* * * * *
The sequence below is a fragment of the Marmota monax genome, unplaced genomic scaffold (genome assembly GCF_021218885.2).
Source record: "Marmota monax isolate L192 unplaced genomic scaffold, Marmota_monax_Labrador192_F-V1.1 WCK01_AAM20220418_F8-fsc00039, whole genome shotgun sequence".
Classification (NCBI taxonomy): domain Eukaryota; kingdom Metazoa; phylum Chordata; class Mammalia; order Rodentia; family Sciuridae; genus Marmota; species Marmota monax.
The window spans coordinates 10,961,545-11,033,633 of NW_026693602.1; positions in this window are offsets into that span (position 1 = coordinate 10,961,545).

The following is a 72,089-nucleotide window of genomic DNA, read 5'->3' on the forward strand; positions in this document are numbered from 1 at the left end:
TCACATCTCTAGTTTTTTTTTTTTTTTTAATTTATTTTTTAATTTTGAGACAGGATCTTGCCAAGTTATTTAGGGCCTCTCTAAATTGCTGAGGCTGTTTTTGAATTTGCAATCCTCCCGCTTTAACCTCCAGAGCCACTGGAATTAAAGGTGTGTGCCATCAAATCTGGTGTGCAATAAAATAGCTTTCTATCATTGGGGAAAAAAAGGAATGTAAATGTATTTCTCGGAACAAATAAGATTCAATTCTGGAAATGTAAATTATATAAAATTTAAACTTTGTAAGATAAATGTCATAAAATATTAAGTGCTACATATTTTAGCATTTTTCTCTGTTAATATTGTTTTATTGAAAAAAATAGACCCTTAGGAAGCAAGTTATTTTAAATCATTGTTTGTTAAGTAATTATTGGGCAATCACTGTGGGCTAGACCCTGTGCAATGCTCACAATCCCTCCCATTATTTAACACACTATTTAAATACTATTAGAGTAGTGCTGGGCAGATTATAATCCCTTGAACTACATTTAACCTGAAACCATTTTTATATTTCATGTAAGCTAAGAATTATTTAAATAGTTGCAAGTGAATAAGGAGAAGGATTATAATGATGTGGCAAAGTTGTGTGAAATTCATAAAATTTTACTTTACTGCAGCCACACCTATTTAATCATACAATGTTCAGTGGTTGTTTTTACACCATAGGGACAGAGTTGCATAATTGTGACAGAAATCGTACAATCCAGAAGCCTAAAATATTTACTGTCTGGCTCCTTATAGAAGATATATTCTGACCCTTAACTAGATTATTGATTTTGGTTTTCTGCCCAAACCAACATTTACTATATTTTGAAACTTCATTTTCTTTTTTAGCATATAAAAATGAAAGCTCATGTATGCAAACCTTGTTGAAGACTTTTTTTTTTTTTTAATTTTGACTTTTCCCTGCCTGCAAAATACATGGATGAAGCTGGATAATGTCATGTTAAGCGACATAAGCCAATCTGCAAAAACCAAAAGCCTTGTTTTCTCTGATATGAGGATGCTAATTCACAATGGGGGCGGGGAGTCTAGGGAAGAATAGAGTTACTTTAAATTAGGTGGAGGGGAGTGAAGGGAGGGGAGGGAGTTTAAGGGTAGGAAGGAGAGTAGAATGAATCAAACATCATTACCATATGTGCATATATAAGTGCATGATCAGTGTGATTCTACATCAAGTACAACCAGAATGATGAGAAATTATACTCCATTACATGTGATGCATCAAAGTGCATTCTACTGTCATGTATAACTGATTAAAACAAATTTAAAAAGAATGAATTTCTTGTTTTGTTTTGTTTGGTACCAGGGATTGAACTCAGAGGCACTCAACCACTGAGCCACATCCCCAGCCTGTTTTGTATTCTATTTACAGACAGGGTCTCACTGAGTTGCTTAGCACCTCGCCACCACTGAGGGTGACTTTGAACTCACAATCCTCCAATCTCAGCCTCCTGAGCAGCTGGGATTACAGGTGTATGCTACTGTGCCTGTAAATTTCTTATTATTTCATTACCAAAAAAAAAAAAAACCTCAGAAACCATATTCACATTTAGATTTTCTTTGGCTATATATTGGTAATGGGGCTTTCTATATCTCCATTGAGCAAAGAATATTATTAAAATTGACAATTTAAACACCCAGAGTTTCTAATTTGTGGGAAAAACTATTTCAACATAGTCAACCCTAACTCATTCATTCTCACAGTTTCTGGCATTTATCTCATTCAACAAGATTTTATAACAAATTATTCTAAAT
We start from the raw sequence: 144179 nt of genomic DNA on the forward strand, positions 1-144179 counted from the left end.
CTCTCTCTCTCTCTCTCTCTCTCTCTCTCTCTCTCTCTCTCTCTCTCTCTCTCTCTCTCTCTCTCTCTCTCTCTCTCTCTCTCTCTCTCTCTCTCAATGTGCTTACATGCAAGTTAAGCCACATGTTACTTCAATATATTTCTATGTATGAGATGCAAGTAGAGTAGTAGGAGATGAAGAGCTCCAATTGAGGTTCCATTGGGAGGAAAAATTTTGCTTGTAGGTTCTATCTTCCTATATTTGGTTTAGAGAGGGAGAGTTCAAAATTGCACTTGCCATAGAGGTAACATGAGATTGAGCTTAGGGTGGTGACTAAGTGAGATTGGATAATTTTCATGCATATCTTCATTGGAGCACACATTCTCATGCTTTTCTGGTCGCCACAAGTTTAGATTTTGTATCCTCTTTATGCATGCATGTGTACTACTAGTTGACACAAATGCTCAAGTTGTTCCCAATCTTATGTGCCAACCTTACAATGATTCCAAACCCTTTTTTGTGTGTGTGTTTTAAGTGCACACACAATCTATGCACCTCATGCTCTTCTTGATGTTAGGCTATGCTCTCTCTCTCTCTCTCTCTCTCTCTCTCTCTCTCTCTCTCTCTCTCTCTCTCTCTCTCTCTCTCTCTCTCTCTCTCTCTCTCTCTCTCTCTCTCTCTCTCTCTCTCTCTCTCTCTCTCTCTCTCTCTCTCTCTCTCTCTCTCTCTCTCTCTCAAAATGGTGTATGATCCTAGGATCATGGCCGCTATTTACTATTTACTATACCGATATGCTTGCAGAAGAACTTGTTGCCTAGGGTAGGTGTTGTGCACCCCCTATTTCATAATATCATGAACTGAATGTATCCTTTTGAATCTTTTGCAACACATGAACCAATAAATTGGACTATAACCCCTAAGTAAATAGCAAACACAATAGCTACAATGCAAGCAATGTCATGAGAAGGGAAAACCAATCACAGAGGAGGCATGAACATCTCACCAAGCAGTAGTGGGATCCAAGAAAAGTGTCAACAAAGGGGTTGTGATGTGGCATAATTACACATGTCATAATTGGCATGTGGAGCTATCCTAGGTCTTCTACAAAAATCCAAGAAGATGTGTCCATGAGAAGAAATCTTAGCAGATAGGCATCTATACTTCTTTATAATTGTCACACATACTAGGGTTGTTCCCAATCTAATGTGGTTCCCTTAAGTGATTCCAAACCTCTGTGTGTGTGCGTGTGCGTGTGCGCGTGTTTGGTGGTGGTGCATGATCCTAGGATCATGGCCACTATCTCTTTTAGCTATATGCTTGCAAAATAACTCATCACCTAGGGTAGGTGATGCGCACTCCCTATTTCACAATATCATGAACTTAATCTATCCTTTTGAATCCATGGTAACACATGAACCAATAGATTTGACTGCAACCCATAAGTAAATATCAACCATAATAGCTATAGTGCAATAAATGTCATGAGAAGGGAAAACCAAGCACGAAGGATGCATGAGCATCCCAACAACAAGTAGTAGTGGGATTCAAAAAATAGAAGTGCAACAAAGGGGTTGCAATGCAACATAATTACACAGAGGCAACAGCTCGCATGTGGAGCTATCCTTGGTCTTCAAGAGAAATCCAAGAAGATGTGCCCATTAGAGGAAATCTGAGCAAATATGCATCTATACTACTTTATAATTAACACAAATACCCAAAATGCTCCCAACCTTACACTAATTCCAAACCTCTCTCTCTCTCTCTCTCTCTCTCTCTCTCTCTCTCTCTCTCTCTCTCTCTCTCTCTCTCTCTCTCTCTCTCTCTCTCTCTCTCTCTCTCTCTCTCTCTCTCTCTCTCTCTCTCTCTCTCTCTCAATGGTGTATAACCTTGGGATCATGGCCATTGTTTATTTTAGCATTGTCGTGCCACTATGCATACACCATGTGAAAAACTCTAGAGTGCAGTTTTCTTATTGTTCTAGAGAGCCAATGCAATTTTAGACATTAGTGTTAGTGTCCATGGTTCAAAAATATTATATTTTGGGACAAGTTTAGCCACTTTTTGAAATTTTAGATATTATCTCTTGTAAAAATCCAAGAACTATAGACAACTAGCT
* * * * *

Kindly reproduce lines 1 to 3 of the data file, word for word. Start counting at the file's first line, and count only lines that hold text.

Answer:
The sequence below is a fragment of the Marmota monax genome, unplaced genomic scaffold (genome assembly GCF_021218885.2).
Source record: "Marmota monax isolate L192 unplaced genomic scaffold, Marmota_monax_Labrador192_F-V1.1 WCK01_AAM20220418_F8-fsc00039, whole genome shotgun sequence".
Classification (NCBI taxonomy): domain Eukaryota; kingdom Metazoa; phylum Chordata; class Mammalia; order Rodentia; family Sciuridae; genus Marmota; species Marmota monax.